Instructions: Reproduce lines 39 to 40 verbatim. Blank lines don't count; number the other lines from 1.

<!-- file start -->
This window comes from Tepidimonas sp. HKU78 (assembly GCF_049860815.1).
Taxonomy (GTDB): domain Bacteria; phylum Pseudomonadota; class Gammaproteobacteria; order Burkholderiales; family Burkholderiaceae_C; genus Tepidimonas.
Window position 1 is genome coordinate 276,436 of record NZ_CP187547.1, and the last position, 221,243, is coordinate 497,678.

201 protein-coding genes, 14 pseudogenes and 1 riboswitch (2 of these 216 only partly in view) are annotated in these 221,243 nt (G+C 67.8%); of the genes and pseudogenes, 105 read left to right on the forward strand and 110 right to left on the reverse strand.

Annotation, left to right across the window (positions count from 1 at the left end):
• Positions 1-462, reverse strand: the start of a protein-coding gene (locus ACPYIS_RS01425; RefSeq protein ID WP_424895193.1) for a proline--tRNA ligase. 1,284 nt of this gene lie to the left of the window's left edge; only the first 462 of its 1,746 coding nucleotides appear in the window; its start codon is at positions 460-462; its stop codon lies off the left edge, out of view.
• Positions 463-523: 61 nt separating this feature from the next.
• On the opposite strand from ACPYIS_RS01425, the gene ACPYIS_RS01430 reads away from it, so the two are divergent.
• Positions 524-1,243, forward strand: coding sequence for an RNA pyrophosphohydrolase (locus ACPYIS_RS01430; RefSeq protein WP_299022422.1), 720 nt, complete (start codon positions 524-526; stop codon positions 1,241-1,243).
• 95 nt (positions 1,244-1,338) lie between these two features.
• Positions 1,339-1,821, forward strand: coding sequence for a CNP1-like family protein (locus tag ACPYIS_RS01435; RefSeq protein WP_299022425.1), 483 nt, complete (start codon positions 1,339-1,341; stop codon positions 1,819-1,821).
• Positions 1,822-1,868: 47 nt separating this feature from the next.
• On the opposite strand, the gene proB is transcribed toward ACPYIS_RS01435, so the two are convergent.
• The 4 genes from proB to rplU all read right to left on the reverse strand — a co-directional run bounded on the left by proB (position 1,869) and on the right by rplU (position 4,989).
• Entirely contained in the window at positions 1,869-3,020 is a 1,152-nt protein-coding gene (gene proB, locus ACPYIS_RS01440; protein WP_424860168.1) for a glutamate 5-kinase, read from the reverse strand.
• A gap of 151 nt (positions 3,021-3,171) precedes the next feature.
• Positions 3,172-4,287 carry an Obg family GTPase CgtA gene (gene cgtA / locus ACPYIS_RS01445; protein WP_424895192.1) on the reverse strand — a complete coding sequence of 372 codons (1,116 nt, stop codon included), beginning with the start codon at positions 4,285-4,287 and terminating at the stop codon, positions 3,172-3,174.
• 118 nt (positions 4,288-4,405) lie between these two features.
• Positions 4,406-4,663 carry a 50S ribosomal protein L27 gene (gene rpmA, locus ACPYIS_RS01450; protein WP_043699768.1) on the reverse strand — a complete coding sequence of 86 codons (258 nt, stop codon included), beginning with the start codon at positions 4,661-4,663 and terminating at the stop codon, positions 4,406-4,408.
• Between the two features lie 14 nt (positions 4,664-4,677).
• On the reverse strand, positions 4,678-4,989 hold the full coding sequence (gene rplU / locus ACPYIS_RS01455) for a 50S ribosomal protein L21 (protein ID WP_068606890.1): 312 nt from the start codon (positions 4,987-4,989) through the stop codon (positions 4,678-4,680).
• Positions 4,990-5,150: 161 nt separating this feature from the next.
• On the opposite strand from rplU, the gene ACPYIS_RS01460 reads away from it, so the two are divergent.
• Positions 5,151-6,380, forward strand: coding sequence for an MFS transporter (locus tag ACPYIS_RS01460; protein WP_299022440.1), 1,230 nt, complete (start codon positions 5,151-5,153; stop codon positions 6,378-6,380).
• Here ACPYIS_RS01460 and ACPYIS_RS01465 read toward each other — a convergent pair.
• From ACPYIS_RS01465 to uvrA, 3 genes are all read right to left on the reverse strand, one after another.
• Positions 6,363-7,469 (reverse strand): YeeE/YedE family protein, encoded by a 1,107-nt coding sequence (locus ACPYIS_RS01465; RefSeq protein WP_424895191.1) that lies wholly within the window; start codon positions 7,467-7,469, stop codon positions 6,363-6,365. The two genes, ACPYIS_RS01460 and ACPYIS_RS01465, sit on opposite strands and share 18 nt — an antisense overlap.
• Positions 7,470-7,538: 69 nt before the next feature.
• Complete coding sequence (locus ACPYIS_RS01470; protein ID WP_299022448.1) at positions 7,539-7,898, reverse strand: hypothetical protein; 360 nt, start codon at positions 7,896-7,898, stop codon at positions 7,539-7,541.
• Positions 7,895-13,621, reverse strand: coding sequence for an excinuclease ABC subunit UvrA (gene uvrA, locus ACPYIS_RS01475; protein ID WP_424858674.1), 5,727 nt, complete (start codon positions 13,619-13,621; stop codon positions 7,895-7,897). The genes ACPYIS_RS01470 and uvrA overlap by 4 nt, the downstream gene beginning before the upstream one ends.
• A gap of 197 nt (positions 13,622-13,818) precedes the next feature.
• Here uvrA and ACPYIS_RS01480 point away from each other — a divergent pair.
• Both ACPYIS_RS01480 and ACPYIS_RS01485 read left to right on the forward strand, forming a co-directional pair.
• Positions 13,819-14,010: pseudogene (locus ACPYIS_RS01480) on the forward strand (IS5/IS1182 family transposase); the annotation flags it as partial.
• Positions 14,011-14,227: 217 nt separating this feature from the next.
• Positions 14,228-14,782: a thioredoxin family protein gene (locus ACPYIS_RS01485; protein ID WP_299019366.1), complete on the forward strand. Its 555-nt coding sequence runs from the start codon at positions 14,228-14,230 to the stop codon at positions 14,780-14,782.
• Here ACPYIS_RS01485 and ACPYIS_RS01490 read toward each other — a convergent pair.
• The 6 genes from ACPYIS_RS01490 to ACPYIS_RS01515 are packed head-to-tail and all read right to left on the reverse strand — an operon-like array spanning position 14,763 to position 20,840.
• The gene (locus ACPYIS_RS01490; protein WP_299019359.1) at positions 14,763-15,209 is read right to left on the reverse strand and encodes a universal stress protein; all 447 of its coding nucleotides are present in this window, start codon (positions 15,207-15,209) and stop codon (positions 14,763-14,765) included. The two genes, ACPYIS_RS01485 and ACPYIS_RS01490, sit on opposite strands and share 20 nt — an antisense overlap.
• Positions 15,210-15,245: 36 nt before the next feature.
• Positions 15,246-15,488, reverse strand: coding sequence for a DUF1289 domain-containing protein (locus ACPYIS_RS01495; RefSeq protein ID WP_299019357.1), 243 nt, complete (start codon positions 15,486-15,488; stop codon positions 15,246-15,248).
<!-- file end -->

• The gene (locus ACPYIS_RS01490; protein WP_299019359.1) at positions 14,763-15,209 is read right to left on the reverse strand and encodes a universal stress protein; all 447 of its coding nucleotides are present in this window, start codon (positions 15,207-15,209) and stop codon (positions 14,763-14,765) included. The two genes, ACPYIS_RS01485 and ACPYIS_RS01490, sit on opposite strands and share 20 nt — an antisense overlap.
• Positions 15,210-15,245: 36 nt before the next feature.